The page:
4. ENDOGENOUS DNA DAMAGE, MUTAGENESIS AND AGING
One of the more attractive theories offered to explain aging involves the gradual accumulation of mutations in genomic DNA. Mutations arise from DNA damage generated in part by products of cellular metabolism when the rate of DNA damaging events exceeds the rate of lesion repair. Among the most common forms of endogenous DNA damage are modified bases generated by reactive oxygen species (1-3), abasic sites produced by spontaneous or enzymatic release of bases from DNA (4, 5) and exocyclic DNA adducts formed from products of lipid peroxidation (6). In this chapter, we describe the miscoding and mutagenic potential of some of these lesions.
Cellular oxidation is a major contributor to endogenous DNA damage. The ubiquitous presence of reactive oxygen species ensures that 8-oxydeoxyguanosine (8-oxodG) exists in the DNA of all living organisms. The mutagenic potential of 8-oxodG is reflected in its miscoding properties; namely, dAMP is incorporated opposite the modified base during translesional synthesis (8). Striking differences among DNA polymerases were observed with respect to the relative amounts of dAMP and dCMP incorporated opposite the lesion in vitro (Table 4.I). These differences play an important role in the cellular repair of 8-oxodG in DNA (9). Plasmid vectors, modified site-specifically, have been used to establish the mutagenic potential of 8-oxodG in cells (10-13). Oligodeoxynucleotides containing a single modified base were ligated to a single stranded (ss) DNA shuttle vector and allowed to replicate in E. coli and simian kidney (COS7) cells.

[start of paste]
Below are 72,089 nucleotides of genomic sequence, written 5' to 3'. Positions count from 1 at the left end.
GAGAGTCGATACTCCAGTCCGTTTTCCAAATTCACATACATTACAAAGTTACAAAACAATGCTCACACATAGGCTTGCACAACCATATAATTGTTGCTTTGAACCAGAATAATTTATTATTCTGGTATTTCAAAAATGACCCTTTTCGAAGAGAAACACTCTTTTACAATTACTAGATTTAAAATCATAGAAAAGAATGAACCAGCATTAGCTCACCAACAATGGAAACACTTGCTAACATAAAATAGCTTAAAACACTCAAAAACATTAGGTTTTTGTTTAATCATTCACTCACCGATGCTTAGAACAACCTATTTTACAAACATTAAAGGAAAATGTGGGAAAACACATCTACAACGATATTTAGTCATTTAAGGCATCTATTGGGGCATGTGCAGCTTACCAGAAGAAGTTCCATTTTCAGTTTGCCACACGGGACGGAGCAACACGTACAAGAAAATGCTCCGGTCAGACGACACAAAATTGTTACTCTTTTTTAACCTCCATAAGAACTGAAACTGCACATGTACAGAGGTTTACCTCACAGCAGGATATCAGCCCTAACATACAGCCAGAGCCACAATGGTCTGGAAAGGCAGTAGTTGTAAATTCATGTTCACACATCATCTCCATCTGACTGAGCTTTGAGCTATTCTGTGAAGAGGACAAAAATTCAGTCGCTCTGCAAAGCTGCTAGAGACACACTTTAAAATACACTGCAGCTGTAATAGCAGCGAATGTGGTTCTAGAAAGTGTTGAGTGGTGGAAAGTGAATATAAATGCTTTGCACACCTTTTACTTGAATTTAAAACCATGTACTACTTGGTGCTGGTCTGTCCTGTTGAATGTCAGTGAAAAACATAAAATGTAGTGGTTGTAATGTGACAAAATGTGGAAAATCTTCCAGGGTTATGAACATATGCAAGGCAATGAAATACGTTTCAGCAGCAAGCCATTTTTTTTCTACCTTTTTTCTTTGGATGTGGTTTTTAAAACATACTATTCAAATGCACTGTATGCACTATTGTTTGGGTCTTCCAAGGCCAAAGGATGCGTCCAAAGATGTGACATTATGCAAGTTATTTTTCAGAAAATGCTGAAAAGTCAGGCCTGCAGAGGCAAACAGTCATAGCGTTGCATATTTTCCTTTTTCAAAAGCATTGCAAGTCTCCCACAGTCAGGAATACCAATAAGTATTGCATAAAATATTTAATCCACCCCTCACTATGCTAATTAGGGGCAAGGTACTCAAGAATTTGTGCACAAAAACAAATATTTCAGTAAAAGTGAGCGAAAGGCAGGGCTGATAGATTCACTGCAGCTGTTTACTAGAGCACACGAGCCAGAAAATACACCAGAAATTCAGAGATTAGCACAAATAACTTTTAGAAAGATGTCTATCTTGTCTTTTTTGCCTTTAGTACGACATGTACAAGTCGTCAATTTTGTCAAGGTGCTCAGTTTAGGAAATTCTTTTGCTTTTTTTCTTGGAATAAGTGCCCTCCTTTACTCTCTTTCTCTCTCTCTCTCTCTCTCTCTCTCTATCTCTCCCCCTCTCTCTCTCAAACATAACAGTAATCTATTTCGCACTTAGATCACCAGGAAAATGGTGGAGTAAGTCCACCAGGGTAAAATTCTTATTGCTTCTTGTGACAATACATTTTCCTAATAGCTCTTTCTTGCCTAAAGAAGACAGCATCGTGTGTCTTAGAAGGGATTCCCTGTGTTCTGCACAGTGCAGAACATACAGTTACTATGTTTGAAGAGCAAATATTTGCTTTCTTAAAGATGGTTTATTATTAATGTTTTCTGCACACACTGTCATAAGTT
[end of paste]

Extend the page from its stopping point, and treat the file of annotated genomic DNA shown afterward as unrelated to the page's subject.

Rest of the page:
The number of transformants obtained determined the blocking effect of the lesion.
Relative incorporation of nucleotides opposite 8-oxoG by DNA polymerase in vitro1
1Data from Shibutani et al. (8) and unpublished experiments
|DNA polymerase||Incorporation C:A|
Progeny DNA was recovered from host cells and the base sequence in the vicinity of the lesion determined. The predominant mutations induced by 8-oxodG in bacteria and mammalian cells were G—>T transversions, targeted to the site of the lesion. This finding is consistent with results of primer-extension studies conducted in vitro (8). The mutational frequency for 8-oxodG in E. coli and in COS cells is less than 3%; thus, the modified base is weakly mutagenic in these experimental systems (13). The miscoding and mutagenic properties of 8-oxodG are reflected in the structure of duplex DNA containing this lesion. When 8-oxodG is positioned opposite dA, the modified base assumes the syn conformation, forming a Hoogstein base pair (15-16) (Fig. 4.1). Furthermore, the dimensions of the 8-oxodG:dA pair approximate Watson-Crick geometry, shielding the incoming base from proofreading and permitting efficient extension of the nascent chain from the 3' primer terminus (8).
In this respect, 8-oxodG differs from the structurally related lesion, formamidopyrimidine (Fapy), which effectively blocks chain extension (17) and diminishes its mutagenic potential.
Fig.4.1. Base pairing for 8-oxodG (syn): dA and 8-oxodG (anti): dC
Fig. 4.2. Structures of natural and synthetic abasic sites
Mutator strains of E. coli illustrate the role of DNA repair enzymes in protecting this organism against the mutagenic effects of 8-oxoguanine (9, 18). MutT strains of E. coli unable to hydrolyze 8-oxoGTP (19) are characterized by a high frequency of A:T—>C:G transversions. MutM strains deficient in Fpg protein (8-oxoguanine DNA glycosylase) (20) and MutY strains deficient in adenine DNA glycosylase (21) exhibit elevated levels of G:C—>T:A transversions. MutM/MutY double mutants act synergistically, indicating that products of mutM and mutY combine to protect E. coli from the mutagenic effects of 8-oxodG (22). Functional homologs of mutM, mutY, and mutt have been identified in mammalian cells (23-26); it is likely that a similar error avoidance pathway operates in humans.